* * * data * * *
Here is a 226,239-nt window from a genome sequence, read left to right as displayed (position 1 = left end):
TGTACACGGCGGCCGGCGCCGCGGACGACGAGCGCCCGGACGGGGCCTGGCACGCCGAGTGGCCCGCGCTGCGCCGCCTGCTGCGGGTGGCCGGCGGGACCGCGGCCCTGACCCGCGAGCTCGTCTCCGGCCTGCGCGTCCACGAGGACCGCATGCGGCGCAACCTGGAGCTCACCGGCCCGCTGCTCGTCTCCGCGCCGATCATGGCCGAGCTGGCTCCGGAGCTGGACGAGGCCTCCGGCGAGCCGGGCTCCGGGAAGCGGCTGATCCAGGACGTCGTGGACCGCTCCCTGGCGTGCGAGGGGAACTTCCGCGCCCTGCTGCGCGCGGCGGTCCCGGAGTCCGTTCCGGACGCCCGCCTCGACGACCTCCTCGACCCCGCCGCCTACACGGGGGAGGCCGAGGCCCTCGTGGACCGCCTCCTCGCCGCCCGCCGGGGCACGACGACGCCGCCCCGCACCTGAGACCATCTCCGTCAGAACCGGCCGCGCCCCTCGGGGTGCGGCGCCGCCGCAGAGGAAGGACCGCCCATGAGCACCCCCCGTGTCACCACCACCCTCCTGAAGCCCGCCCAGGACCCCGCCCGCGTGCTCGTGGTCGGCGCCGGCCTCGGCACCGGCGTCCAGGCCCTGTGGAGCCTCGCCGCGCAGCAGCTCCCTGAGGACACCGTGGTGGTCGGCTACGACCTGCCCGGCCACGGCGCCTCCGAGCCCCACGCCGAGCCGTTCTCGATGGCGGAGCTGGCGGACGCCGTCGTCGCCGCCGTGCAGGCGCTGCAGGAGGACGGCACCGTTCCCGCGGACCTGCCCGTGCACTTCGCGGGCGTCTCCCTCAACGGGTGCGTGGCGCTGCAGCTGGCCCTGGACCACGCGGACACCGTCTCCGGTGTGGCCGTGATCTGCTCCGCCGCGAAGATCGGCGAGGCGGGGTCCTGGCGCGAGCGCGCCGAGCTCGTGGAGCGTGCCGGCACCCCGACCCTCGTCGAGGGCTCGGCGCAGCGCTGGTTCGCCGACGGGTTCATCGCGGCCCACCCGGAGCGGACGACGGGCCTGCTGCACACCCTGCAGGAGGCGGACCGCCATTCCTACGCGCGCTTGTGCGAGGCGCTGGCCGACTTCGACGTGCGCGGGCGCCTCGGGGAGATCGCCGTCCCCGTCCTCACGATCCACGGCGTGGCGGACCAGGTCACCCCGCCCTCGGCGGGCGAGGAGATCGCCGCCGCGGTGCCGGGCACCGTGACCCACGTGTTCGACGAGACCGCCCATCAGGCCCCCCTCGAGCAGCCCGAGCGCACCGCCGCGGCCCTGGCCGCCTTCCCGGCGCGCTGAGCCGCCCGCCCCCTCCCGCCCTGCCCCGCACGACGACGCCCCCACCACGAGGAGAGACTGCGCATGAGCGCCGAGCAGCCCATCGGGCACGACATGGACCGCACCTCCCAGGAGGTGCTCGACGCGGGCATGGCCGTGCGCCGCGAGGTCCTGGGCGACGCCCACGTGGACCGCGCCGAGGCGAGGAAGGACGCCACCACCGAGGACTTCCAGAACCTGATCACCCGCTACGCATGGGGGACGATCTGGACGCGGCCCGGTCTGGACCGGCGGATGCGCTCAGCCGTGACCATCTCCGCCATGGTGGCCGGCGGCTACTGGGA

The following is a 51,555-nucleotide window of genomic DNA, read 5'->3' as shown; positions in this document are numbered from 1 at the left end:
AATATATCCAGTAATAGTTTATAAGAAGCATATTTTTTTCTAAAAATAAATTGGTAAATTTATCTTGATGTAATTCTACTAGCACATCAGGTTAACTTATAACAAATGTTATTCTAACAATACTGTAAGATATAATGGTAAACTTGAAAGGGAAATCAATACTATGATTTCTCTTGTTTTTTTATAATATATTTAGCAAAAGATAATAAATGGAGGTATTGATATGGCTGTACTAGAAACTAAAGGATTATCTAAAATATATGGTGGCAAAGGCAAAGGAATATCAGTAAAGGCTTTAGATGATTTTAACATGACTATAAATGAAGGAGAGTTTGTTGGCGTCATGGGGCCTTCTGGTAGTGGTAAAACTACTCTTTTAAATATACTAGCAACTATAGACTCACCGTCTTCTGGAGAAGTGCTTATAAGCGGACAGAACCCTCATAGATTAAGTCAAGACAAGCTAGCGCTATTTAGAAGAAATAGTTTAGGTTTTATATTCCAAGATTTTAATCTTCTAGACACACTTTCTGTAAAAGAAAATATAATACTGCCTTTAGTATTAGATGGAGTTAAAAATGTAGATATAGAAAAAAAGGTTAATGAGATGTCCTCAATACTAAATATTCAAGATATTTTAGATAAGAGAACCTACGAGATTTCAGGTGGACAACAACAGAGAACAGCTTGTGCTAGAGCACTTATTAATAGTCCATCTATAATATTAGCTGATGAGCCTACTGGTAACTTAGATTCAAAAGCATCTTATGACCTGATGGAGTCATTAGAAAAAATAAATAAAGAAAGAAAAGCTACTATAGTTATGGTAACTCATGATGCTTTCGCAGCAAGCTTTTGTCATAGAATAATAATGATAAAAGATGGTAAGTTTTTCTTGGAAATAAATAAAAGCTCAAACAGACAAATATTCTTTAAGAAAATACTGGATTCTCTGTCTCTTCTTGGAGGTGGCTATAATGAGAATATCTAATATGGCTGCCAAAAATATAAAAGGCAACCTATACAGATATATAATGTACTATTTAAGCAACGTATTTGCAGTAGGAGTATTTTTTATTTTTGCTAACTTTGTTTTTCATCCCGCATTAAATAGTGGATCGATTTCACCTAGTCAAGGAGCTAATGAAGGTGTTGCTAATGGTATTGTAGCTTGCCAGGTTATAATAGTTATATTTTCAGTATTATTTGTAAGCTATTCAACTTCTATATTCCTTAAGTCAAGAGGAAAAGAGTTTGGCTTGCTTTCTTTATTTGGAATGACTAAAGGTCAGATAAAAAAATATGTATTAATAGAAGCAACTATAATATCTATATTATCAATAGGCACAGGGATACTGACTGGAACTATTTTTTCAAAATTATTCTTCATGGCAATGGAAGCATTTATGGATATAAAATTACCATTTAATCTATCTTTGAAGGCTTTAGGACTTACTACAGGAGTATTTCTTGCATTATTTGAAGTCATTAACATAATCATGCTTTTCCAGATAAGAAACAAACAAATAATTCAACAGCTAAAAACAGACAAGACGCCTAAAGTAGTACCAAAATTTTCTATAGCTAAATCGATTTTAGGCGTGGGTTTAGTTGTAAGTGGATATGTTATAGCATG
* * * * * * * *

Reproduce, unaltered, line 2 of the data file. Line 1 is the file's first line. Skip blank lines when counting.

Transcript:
TGTACACGGCGGCCGGCGCCGCGGACGACGAGCGCCCGGACGGGGCCTGGCACGCCGAGTGGCCCGCGCTGCGCCGCCTGCTGCGGGTGGCCGGCGGGACCGCGGCCCTGACCCGCGAGCTCGTCTCCGGCCTGCGCGTCCACGAGGACCGCATGCGGCGCAACCTGGAGCTCACCGGCCCGCTGCTCGTCTCCGCGCCGATCATGGCCGAGCTGGCTCCGGAGCTGGACGAGGCCTCCGGCGAGCCGGGCTCCGGGAAGCGGCTGATCCAGGACGTCGTGGACCGCTCCCTGGCGTGCGAGGGGAACTTCCGCGCCCTGCTGCGCGCGGCGGTCCCGGAGTCCGTTCCGGACGCCCGCCTCGACGACCTCCTCGACCCCGCCGCCTACACGGGGGAGGCCGAGGCCCTCGTGGACCGCCTCCTCGCCGCCCGCCGGGGCACGACGACGCCGCCCCGCACCTGAGACCATCTCCGTCAGAACCGGCCGCGCCCCTCGGGGTGCGGCGCCGCCGCAGAGGAAGGACCGCCCATGAGCACCCCCCGTGTCACCACCACCCTCCTGAAGCCCGCCCAGGACCCCGCCCGCGTGCTCGTGGTCGGCGCCGGCCTCGGCACCGGCGTCCAGGCCCTGTGGAGCCTCGCCGCGCAGCAGCTCCCTGAGGACACCGTGGTGGTCGGCTACGACCTGCCCGGCCACGGCGCCTCCGAGCCCCACGCCGAGCCGTTCTCGATGGCGGAGCTGGCGGACGCCGTCGTCGCCGCCGTGCAGGCGCTGCAGGAGGACGGCACCGTTCCCGCGGACCTGCCCGTGCACTTCGCGGGCGTCTCCCTCAACGGGTGCGTGGCGCTGCAGCTGGCCCTGGACCACGCGGACACCGTCTCCGGTGTGGCCGTGATCTGCTCCGCCGCGAAGATCGGCGAGGCGGGGTCCTGGCGCGAGCGCGCCGAGCTCGTGGAGCGTGCCGGCACCCCGACCCTCGTCGAGGGCTCGGCGCAGCGCTGGTTCGCCGACGGGTTCATCGCGGCCCACCCGGAGCGGACGACGGGCCTGCTGCACACCCTGCAGGAGGCGGACCGCCATTCCTACGCGCGCTTGTGCGAGGCGCTGGCCGACTTCGACGTGCGCGGGCGCCTCGGGGAGATCGCCGTCCCCGTCCTCACGATCCACGGCGTGGCGGACCAGGTCACCCCGCCCTCGGCGGGCGAGGAGATCGCCGCCGCGGTGCCGGGCACCGTGACCCACGTGTTCGACGAGACCGCCCATCAGGCCCCCCTCGAGCAGCCCGAGCGCACCGCCGCGGCCCTGGCCGCCTTCCCGGCGCGCTGAGCCGCCCGCCCCCTCCCGCCCTGCCCCGCACGACGACGCCCCCACCACGAGGAGAGACTGCGCATGAGCGCCGAGCAGCCCATCGGGCACGACATGGACCGCACCTCCCAGGAGGTGCTCGACGCGGGCATGGCCGTGCGCCGCGAGGTCCTGGGCGACGCCCACGTGGACCGCGCCGAGGCGAGGAAGGACGCCACCACCGAGGACTTCCAGAACCTGATCACCCGCTACGCATGGGGGACGATCTGGACGCGGCCCGGTCTGGACCGGCGGATGCGCTCAGCCGTGACCATCTCCGCCATGGTGGCCGGCGGCTACTGGGA